WHEN I FINALLY made the decision to apply for a mortgage, time was of the essence. Mortgage rates were rising daily and I wanted to lock in a reasonable rate as quickly as I could.
Luckily, I’m one of those people who pride themselves on being well-organized. The loan officer at my credit union sent me a lengthy list of financial documents I would need to provide before she could begin processing my loan application.
TO MY WAY of thinking, it is inexcusable that we’ve reached the point where there’s even the possibility that Social Security may not be able to pay full benefits 16 years from now. Americans are scared by the prospect. Some have even given up hope that the program will continue to exist.
Back in 2000, Social Security’s Trustees urged action: “In view of the size of the financial shortfall in the [Old-Age, Survivors and Disability Insurance] program over the next 75 years,
IN SUMMER 2005, my 40-year marriage officially ended. My previous world, with its hopes and dreams, was no more. My life as a single individual became the new reality. Part of the new reality was financial in nature. Previously developed long-term plans became fiction. New plans, by necessity, appeared on the drawing board.
My personal net worth had dropped by roughly 50%. I no longer owned my historic neighborhood condo. I lost two of our three cars,
WHICH ARTICLES were readers drawn to last month? Here are the seven most popular blogs published by HumbleDollar in September:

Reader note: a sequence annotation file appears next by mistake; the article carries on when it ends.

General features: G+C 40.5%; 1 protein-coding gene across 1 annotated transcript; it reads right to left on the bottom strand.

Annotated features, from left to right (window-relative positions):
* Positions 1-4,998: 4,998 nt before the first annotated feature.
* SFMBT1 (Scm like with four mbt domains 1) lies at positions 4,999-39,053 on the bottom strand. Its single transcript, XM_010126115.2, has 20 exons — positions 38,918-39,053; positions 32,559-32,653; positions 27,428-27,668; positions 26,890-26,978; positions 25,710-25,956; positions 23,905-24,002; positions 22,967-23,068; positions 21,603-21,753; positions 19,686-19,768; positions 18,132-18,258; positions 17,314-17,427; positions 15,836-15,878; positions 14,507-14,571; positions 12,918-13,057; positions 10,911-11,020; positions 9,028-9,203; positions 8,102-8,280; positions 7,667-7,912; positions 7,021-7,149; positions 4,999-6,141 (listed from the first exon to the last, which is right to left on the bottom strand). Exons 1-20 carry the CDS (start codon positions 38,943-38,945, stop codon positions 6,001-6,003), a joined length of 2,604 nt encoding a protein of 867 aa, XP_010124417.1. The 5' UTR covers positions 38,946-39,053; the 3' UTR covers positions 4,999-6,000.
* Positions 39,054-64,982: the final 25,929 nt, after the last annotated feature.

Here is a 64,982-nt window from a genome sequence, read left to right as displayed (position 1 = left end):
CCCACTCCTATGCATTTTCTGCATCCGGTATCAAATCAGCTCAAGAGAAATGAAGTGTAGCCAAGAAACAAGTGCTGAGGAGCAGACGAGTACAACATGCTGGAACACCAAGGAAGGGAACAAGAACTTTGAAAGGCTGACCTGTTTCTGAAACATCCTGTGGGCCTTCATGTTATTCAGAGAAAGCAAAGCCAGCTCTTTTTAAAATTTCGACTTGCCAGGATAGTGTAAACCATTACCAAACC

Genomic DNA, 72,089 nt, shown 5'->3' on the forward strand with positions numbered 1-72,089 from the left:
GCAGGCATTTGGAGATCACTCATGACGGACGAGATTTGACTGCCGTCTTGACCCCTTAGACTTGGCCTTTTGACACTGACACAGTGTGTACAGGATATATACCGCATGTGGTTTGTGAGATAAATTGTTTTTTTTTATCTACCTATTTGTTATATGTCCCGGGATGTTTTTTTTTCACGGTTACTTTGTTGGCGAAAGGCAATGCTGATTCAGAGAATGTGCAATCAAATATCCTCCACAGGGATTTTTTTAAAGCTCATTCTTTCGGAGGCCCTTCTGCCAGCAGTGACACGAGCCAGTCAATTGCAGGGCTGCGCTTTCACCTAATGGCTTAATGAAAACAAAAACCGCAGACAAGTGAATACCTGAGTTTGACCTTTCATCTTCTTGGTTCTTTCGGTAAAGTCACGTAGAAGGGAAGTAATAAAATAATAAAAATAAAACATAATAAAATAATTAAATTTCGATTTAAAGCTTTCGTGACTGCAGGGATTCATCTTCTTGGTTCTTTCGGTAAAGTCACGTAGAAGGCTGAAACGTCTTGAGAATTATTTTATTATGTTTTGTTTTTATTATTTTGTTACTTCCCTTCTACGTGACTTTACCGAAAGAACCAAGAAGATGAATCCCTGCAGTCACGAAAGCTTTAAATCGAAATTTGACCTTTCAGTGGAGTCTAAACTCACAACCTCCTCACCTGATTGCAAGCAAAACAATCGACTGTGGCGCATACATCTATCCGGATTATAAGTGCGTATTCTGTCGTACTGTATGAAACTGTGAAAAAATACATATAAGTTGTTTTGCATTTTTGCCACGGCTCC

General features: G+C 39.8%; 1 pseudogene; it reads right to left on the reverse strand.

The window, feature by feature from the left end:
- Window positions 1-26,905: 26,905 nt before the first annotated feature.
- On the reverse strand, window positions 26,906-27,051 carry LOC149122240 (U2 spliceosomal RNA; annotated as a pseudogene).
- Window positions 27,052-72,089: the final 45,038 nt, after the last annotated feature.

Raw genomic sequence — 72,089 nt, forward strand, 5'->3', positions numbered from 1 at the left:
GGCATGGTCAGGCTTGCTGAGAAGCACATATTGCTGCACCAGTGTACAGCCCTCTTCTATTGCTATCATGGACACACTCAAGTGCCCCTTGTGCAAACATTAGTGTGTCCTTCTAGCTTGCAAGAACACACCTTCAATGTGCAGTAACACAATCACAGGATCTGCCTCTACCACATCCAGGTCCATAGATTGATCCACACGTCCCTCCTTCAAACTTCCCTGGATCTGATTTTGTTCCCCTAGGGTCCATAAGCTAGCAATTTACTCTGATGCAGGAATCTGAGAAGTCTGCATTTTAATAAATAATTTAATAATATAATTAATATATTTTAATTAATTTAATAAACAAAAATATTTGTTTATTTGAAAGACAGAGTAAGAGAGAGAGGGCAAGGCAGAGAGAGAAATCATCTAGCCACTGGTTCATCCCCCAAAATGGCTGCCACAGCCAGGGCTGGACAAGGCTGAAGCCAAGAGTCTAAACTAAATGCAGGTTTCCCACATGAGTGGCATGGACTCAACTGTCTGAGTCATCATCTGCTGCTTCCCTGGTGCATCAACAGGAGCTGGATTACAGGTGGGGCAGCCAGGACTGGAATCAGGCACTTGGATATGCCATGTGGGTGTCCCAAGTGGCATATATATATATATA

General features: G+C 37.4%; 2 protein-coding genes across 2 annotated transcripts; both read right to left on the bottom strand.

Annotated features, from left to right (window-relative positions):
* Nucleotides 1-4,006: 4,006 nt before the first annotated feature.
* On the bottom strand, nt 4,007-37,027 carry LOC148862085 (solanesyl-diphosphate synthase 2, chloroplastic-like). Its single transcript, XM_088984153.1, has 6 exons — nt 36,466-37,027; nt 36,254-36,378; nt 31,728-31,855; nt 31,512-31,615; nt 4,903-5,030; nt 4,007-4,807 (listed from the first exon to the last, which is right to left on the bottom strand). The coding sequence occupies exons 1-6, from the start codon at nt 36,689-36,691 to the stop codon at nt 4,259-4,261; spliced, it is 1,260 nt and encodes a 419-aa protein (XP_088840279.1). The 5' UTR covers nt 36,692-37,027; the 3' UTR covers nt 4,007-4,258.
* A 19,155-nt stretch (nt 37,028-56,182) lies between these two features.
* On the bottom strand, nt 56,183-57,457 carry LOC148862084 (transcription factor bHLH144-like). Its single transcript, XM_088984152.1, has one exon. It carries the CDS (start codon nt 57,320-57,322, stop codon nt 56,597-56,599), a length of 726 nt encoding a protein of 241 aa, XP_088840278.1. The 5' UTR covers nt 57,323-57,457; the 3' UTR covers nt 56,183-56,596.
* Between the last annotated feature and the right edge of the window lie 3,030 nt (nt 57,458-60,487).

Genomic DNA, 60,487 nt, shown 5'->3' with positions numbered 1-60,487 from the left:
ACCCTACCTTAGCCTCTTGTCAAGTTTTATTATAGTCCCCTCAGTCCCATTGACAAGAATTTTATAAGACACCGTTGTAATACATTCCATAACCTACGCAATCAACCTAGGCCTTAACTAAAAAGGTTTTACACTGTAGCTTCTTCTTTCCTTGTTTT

Buy What You Know
Archie Is Scum
Striking a Chord
Lay Down the Law
Last month also saw lots of traffic for HumbleDollar’s mid-September newsletter and for a blog from late August, Bad News.
Follow Jonathan on Twitter @ClementsMoney and on Facebook.
MY GRANDFATHER was from Queens in New York City. He was a great guy and taught me a lot. He was also a native New Yorker, so he was street smart and tough.
One day, while we were walking together down 47th Street, near Times Square, I stopped to look at the jam-packed window of an electronics store. My grandfather waited patiently, but cautioned me, “Careful, they’ll take the eyes out of your head.”
It was a funny expression,
WHO SHOULD DIET? This isn’t exactly a tough one: It’s people who need to lose weight.
Who should budget? If you listen to conventional wisdom, this is another easy one: It seems we all should. Creating a written budget, and then tracking our spending against it, is considered a sign of high financial rectitude.
I think this is nonsense. I have never created a written budget and I don’t track my spending—because I don’t need to.
THERE ARE CERTAIN things in life that remind you you’re getting old: You receive mail from companies offering their cremation services. You realize your house was made for a younger person. You have this urge to throw and give away things as if you won’t be here tomorrow. You feel it’s time to hire a financial advisor.
Actually, I’m not sure hiring a financial advisor is a sign of getting old, but that’s the way it struck me.
OWNING A HOME is getting more expensive, thanks to the Tax Cuts and Jobs Act (TCJA) enacted in December 2017. The new law is the most comprehensive overhaul of the Internal Revenue Code since the Tax Reform Act of 1986. The legislation includes provisions that curtail long-cherished write-offs for mortgage interest and property taxes.
It also abolishes deductions for casualty and theft losses claimed by individuals whose homes, household goods and other property suffer damage due to events like burglaries,